I fill the Buffer queue up and try to keep it full at all times, even though my auto-scheduled posts are only distributing two updates/tweets per day. I usually go through this workflow for 5 to 10 minutes each morning, but I can also skip several days if I choose and still have posts going out.
Remember that secret email address that Buffer gives you? You can (and should) save that to the address book on your device (or in my case to Google Contacts, which syncs with all of my devices.) I’ve cleverly named mine “Buffer App” in my address book.
As I flip through the stories in Flipboard (in the morning, or while standing in line, or any time I get a few minutes each day) I’ll eventually come across an article that I think is interesting enough to share with my readers/followers. I simply click the share icon, and email the article straight from Flipboard to my secret Buffer email address, which has been conveniently saved to my contacts list with the friendly name “Buffer App.”
Each time I do this from Flipboard, a new item goes into my Buffer Queue. Emails sent to Buffer pull the status update from the subject line of your email, and if there’s a link in the body of the email, they’ll use bit.ly to shorten it. (Bit.ly is one of the reasons that I find Buffer much more desirable to use than Hootsuite, which uses ow.ly.)
A word of advice here – most of the time when sharing an article from Flipboard, the word “Article:” is placed at the beginning of the email subject line. You may want to consider getting rid of this, else all of your auto-status-updates are going to look more robotic than the curated content that they are meant to be. Whenever possible, I try to add some small amount of commentary as the status update instead of the stock title, but when time doesn’t permit I remove the word “Article” at the very least.
As nice as this workflow is, it is missing one vital piece that makes me turn to Hootsuite, and that is Google+ integration. Buffer works with Facebook (and Facebook Pages,) Twitter, LinkedIn, and App.net. But NOT Google+.
It may seem trivial to some, but I’m of the opinion that Google+ is a viable enough social media channel that you should at least try to have some level of engagement there. It’s not my favorite social network, but it definitely feels like a place I need to spend more time with. Being able to auto-post here would be great, but because Buffer doesn’t support it, I have to use workarounds – none of which are pretty.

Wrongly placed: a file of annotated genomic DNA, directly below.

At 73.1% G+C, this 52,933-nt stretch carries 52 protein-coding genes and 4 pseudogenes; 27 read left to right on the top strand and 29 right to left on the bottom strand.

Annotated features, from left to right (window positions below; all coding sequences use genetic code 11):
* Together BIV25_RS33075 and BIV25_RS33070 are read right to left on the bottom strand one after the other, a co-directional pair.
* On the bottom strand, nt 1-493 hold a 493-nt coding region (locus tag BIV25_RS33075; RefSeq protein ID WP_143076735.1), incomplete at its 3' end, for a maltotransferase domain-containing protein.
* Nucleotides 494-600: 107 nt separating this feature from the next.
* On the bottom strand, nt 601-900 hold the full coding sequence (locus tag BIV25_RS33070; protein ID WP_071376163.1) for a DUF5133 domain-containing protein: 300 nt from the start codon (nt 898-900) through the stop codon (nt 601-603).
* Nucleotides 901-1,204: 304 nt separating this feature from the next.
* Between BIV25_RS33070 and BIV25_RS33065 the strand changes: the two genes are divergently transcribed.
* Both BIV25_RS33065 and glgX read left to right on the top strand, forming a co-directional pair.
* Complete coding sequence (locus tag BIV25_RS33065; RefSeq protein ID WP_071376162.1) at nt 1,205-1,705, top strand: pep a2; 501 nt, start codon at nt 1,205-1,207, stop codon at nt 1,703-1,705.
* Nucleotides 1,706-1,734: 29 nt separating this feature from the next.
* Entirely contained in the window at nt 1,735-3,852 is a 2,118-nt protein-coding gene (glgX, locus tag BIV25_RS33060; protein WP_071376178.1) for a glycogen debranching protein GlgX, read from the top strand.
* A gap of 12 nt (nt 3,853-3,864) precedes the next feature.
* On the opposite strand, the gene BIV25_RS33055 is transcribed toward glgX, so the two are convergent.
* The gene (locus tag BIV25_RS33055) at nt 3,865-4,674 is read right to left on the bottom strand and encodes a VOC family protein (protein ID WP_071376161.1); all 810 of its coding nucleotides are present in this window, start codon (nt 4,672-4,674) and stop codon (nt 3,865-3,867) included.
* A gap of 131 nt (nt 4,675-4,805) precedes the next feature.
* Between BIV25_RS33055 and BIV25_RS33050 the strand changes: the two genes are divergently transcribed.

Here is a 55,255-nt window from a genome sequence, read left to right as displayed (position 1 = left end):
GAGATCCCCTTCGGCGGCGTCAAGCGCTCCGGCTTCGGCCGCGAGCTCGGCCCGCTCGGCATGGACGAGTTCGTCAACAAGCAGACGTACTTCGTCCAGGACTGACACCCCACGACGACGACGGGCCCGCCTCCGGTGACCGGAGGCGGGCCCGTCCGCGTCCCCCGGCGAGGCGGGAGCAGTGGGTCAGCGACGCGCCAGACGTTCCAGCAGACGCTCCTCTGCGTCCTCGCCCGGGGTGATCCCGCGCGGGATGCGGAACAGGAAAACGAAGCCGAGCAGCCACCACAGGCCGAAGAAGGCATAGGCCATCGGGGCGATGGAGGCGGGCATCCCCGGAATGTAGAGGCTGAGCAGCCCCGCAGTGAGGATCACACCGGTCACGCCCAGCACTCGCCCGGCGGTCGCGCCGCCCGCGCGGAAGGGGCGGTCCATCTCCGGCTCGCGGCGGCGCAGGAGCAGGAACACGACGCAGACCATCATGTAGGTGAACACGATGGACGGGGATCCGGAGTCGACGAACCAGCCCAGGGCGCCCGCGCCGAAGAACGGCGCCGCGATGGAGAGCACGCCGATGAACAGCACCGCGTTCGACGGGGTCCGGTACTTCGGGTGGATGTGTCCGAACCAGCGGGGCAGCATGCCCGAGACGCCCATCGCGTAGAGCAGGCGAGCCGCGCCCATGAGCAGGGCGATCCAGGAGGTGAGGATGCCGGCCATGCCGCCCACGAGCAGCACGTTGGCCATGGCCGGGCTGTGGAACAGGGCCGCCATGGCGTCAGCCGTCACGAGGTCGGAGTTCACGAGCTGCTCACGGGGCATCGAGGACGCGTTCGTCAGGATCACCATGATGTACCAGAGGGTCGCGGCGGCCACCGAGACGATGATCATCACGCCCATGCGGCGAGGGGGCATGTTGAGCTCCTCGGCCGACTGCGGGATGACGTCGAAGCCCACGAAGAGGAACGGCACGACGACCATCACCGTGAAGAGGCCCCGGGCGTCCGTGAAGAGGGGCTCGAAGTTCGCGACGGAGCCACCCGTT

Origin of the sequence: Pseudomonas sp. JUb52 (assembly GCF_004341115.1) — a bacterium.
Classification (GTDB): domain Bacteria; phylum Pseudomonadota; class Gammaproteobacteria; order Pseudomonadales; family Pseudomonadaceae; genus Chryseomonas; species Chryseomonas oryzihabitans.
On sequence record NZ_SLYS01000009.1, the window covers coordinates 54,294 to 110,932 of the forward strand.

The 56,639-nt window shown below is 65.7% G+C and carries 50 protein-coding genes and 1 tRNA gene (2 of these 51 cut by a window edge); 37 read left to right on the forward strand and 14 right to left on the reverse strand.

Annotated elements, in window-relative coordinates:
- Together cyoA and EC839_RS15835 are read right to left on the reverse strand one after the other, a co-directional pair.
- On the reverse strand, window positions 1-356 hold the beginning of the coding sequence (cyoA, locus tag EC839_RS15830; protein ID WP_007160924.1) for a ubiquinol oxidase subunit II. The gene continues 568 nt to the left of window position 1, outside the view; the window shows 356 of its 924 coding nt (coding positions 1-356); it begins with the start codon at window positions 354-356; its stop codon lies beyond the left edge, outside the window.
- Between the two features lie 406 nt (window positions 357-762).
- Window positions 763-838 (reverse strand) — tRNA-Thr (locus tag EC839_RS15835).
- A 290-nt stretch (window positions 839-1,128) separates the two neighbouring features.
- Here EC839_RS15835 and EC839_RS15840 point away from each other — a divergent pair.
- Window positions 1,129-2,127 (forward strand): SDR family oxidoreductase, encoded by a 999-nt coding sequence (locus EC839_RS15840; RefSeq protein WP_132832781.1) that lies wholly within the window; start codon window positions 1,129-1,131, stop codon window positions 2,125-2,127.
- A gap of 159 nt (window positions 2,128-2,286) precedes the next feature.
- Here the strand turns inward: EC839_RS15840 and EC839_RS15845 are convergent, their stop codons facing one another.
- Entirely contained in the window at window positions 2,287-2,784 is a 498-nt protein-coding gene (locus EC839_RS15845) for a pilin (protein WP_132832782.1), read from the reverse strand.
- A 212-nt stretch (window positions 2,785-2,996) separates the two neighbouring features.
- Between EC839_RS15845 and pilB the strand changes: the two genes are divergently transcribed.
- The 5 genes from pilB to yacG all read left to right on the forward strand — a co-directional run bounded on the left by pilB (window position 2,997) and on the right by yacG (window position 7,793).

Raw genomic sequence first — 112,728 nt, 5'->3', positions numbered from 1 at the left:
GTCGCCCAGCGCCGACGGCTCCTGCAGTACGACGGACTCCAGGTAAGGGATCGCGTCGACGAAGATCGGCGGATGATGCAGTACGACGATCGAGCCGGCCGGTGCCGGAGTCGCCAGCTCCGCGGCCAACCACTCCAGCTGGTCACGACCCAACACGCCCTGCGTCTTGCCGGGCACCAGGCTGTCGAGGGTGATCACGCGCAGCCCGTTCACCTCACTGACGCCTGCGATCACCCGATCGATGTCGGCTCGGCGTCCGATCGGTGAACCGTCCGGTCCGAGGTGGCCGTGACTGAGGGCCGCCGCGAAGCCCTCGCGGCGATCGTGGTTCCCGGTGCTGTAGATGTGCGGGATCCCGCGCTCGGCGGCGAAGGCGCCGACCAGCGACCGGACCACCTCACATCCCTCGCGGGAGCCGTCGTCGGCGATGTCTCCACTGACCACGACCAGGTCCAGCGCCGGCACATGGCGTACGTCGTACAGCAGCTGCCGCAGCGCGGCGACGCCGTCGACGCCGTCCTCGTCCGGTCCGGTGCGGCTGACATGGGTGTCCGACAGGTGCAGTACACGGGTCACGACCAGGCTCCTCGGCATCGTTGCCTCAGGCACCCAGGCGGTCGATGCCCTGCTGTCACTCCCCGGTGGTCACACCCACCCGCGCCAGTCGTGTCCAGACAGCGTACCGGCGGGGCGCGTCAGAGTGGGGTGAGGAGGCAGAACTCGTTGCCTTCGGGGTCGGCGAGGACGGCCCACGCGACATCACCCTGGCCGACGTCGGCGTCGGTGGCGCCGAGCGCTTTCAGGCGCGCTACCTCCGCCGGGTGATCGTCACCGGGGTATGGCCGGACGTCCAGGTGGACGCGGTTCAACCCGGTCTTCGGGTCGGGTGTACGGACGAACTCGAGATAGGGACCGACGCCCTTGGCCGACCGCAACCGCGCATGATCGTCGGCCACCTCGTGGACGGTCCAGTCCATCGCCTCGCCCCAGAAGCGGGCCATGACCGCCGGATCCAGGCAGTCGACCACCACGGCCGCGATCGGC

If the folks at Buffer would solve this problem, I’d gladly sign up for their premium/paid version of the service. And I know I’m not the only one that feels this way.
Alas, however, we are forced to turn to the dark side, which brings us to…
Hootsuite is a nearly perfect social media management tool that definitely earns its right to be a mostly-paid service. As of this writing, I am a paying customer of Hootsuite, although begrudgingly so.
Hootsuite allows you (once you sign up for premium service of about $10/month for Hootsuite Pro) to configure nearly unlimited social media feeds. You can use the website, or mobile apps, to view all of your social media feeds at once, auto-schedule posts just like with Buffer, and schedule posts in advance manually.
And yes, Hootsuite includes Google+ integration.
So why am I begrudgingly paying for it?
There are a few reasons, but the biggest is: no post-by-email ability.
It boggles my mind why a smaller player like Buffer can come up with a secret email service for posting articles but Hootsuite – a giant by comparison – can’t manage to do this.
Oh sure, the other reasons I’m not a super-fan? The analytics are clunky (and not always included in what you pay? seriously? Upcharging me for various report types?) and I’m not a huge fan of the ow.ly shortening service. I like that with bit.ly you can bring your own custom domain name. You can with ow.ly, but its an extra $50. Nickel and dime, man.
Regardless, I’d gladly pay Hootsuite or Buffer with a smile on my face if either company would make it easy on me by including both Google+ and a post-by-email address. Whichever company figures this out first, wins, in my opinion.
There are likely a few workarounds to this situation, but none of them are clean and easily maintainable. One that I know if is to bring all of your feeds into Hootsuite and distribute them from there. I’m not interested in this because Flipboard is sooo damned nice to use. I seriously could not sift through all of the content I have to consume each week were it not for that beautiful Flipboard app.
Speaking of Flipboard, one workaround is to share directly to Google+ from Flipboard. This is a fine way to do it, except you lose the ability to autopost a la Buffer. If I decide one morning to save 5 different articles to my Buffer queue and then also share them on Google+, those 5 posts would have to be shoved out to my Google+ circles right away, which would make me look like a spammer. Not good.
As it stands I now have to fill up my Buffer queue, and then go into Hootsuite and configure those same posts for Google+ autoposting. I don’t usually do that.
So I use Buffer for my autoposts and I use Hootsuite for my planned, manual post scheduling. It is not ideal but it is as close as you can currently get to a smooth, automated workflow for social media management.
Your milage may vary, and I’d love to hear how you’re using these and similar tools.
So, what are you doing differently with these social media tools?